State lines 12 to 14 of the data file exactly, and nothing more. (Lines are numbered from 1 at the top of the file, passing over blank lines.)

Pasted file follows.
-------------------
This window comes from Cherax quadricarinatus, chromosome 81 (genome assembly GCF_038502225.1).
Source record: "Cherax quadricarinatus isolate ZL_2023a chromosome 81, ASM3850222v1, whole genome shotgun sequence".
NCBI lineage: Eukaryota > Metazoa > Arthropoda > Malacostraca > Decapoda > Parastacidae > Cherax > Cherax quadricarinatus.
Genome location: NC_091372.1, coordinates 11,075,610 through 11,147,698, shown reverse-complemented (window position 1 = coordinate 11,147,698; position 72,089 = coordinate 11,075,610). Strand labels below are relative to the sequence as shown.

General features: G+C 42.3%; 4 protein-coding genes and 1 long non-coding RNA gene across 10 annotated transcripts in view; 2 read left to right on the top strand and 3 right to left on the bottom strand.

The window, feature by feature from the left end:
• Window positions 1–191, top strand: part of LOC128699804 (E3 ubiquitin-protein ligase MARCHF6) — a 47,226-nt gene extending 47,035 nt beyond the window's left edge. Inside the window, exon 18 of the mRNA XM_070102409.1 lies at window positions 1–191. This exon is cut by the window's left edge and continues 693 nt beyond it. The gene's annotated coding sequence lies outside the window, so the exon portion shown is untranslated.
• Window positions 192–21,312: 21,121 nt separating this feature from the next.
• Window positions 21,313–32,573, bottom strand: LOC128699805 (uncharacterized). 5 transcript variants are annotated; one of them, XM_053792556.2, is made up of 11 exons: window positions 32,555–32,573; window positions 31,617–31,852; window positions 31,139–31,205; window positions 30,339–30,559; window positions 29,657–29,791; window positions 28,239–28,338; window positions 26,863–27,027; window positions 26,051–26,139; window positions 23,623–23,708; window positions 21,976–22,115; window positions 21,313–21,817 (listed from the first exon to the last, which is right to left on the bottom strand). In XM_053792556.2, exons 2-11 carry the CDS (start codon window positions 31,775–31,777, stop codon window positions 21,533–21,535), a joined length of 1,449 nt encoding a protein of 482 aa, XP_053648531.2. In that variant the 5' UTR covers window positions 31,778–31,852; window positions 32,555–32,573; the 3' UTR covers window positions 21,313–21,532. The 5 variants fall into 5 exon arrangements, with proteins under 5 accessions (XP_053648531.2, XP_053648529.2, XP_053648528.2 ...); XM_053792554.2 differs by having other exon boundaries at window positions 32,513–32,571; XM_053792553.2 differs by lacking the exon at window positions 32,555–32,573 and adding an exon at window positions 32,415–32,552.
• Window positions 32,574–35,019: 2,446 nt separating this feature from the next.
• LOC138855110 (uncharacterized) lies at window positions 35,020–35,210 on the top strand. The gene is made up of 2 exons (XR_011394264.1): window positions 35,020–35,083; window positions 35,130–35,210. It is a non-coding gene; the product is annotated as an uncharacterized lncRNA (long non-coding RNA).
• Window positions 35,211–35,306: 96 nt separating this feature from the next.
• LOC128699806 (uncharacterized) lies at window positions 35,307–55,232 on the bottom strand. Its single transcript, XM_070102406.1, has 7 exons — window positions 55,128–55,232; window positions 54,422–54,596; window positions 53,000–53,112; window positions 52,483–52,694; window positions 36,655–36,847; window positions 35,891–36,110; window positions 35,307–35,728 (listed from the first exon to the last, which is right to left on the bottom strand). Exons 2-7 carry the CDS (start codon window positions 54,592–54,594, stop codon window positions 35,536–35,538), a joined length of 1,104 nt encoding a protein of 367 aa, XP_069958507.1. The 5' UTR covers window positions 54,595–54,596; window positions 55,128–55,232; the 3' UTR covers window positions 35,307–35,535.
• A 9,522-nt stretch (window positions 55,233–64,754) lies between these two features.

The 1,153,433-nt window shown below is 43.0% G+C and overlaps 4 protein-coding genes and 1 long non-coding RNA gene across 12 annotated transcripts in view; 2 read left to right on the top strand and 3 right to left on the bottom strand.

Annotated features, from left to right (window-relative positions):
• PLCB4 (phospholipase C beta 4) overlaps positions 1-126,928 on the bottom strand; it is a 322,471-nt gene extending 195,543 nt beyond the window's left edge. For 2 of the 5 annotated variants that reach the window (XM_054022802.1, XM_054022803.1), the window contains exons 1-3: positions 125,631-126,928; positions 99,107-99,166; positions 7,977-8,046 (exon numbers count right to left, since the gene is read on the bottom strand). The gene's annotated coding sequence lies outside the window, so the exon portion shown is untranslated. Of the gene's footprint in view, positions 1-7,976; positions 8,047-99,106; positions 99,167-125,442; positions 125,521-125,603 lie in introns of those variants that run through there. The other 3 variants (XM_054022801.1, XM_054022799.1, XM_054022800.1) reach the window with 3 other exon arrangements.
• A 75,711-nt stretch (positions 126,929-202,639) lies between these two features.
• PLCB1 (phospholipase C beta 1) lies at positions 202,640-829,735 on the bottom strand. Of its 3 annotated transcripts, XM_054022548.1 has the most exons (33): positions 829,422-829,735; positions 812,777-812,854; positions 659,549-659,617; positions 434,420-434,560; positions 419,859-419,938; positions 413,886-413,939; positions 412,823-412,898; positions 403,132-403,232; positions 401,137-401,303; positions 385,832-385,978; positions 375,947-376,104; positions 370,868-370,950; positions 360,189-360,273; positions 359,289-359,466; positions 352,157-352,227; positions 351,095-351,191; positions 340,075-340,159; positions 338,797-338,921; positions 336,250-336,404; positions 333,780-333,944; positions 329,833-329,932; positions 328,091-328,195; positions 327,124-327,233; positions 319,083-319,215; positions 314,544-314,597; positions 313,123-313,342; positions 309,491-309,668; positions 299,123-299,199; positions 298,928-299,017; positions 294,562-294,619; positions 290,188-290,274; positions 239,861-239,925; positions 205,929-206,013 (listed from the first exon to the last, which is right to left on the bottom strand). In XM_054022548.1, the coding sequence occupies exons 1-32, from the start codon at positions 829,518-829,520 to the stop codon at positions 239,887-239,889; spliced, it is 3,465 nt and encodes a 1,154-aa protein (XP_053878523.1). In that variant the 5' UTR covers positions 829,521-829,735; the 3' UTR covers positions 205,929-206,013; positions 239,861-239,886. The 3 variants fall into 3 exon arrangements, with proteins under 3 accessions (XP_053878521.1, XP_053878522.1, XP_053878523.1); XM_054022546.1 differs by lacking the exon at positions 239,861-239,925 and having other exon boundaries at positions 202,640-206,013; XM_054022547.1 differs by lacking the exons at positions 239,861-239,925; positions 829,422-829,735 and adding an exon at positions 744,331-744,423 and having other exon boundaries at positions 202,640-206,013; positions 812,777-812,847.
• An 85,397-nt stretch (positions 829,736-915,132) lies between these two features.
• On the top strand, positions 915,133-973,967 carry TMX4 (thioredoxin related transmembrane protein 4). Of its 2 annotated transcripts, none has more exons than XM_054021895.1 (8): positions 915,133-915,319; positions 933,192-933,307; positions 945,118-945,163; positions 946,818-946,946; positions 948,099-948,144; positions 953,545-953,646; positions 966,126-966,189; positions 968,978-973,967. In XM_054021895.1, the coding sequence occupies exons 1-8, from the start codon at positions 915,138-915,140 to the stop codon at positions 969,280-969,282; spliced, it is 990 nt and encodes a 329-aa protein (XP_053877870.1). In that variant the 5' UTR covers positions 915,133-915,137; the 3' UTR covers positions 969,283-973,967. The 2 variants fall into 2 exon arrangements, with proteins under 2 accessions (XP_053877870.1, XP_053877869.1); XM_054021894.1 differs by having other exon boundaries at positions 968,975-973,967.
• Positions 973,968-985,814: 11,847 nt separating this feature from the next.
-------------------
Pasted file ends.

• Window positions 35,211–35,306: 96 nt separating this feature from the next.
• LOC128699806 (uncharacterized) lies at window positions 35,307–55,232 on the bottom strand. Its single transcript, XM_070102406.1, has 7 exons — window positions 55,128–55,232; window positions 54,422–54,596; window positions 53,000–53,112; window positions 52,483–52,694; window positions 36,655–36,847; window positions 35,891–36,110; window positions 35,307–35,728 (listed from the first exon to the last, which is right to left on the bottom strand). Exons 2-7 carry the CDS (start codon window positions 54,592–54,594, stop codon window positions 35,536–35,538), a joined length of 1,104 nt encoding a protein of 367 aa, XP_069958507.1. The 5' UTR covers window positions 54,595–54,596; window positions 55,128–55,232; the 3' UTR covers window positions 35,307–35,535.
• A 9,522-nt stretch (window positions 55,233–64,754) lies between these two features.